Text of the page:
By Ken McEntee
In early April, Maryland’s General Assembly passed the Clean Energy Jobs Act, which mandates that half of the state’s power come from renewable sources by 2030. Over the objections of some environmental activists and others, the act, which became law without the governor’s signature in May, retained trash incineration as an eligible “Tier 1” source of renewable power.
Meanwhile, a month before the Clean Energy Jobs Act passed the General Assembly, then Baltimore Mayor Catherine Pugh signed the Baltimore Clean Air Act, which, according to a subsequent lawsuit, threatens to regulate the city’s two incinerators – including a medical waste facility - out of business.
“When the (Clean Energy Jobs Act) was written, we didn’t know Baltimore was going to do what they did,” said Frederica Struse, spokesperson for State Sen. Brian Feldman (D-Montgomery), sponsor of Maryland’s Clean Energy Jobs Act. “It became a moot point, didn’t it?”
Curtis Bay Energy LP, which operates the largest dedicated Hospital/Medical/Infectious Waste Incineration (HMIWI) facility in the U.S., is among the plaintiffs in the lawsuit that seeks to invalidate the Baltimore Clean Air Act. Wheelabrator Baltimore LP, a waste to energy plant that processes much of the city’s municipal solid waste, is the other lead plaintiff.
Both facilities stand to be shut down by the “imposing extraordinarily low emission limits and other mandates that the city has no authority to require,” according to the suit, which was filed on April 30 in U.S. District Court for the District of Maryland.
“The act – supported by no legislative factfinding and the thinnest of records – targets Wheelabrator Baltimore and Curtis Bay with the intent of driving them from business in an arbitrary and capricious manner and in a remarkable display of legislative hubris,” the lawsuit says.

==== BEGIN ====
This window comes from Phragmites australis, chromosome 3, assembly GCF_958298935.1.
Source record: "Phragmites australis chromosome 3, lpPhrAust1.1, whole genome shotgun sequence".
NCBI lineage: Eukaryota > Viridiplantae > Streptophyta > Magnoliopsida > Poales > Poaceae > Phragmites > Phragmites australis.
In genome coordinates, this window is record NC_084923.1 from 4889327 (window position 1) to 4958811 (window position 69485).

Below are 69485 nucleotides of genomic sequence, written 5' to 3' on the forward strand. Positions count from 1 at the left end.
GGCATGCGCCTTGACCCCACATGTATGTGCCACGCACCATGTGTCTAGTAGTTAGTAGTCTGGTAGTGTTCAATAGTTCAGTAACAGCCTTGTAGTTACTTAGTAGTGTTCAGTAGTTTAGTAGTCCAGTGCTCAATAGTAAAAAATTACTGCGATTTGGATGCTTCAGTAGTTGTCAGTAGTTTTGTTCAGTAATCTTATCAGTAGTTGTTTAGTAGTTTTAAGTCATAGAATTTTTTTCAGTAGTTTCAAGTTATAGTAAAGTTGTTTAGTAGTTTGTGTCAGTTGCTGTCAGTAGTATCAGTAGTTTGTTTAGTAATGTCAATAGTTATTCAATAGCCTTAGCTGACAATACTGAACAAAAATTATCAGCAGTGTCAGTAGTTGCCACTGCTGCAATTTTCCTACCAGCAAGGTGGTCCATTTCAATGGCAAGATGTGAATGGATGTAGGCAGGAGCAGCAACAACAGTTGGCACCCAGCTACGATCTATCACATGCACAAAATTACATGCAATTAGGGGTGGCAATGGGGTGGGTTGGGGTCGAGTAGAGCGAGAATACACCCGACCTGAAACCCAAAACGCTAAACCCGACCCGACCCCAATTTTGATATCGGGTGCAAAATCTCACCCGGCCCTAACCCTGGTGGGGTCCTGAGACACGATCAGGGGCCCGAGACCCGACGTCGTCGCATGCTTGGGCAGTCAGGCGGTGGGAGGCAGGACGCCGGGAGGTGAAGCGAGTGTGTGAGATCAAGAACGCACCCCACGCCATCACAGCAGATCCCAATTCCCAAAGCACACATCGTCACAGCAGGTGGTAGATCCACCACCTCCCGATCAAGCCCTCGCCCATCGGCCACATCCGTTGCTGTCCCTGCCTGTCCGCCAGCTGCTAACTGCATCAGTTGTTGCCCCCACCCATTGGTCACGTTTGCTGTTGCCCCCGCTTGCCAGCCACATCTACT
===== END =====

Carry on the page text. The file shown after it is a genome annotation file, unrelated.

The suit charges that the city doesn’t have the authority to regulate air emissions, which are regulated by state governments by authority of the federal Clean Air Act. It further suggests that that the city’s real aim is not to clean the air, but rather to pursue an “agenda to close the (incineration) facilities regardless of consequence to residents and businesses in Baltimore City and beyond.”
“The (Baltimore Clean Air Act) is not a good faith effort to regulate air emissions,” the lawsuit says. “Rather it is a targeted attempt to shut down two specific facilities, ignoring all other stationary and mobile sources of air emissions in the city.”
According to the suit, Wheelabrator - not Curtis Bay - is the primary target.
“Baltimore City Councilman Edward Reisinger, who sponsored the (Baltimore Clean Air Act), stated that it is specifically intended to ‘shut down Wheelabrator’ and declared that ‘(Wheelabrator’s) got to be closed,” the suit says.
However, should Curtis Bay be shut down, it would restrict the options for processing about 25,000 annual tons of medical waste - the amount processed by the facility last year.
“There are not a lot of medical waste incinerators in the country,” said Anne Germain, of the National Waste & Recycling Association (NWRA), a Washington, D.C.- based trade association that has joined the lawsuit as a plaintiff. “That’s part of the reason why we were concerned about the actions being taken in Baltimore.”
However, Germain acknowledges, most medical waste can be autoclaved, rather than incinerated.
“It is just a very small subset that needs to be incinerated, and that would have to be done a far distance away (if Curtis Bay closed down),” she said.
Bob Spurgin, of Irvine, Calif.-based Spurgin & Associates, a medical waste consulting firm, said the three constituents within medical waste that require destruction by combustion or pyrolysis are trace chemotherapy items, pathological tissue and non-hazardous pharmaceuticals. Additionally, he said, the U.S. Drug Enforcement Administration (DEA) specifies that the only method of rendering controlled substances, such as opiates and narcotics, is incineration. Such pharmaceuticals are regulated as hazardous waste. Germain said hazardous waste pharmaceuticals must be burned at a hazardous waste incinerator, not at a medical waste incinerator.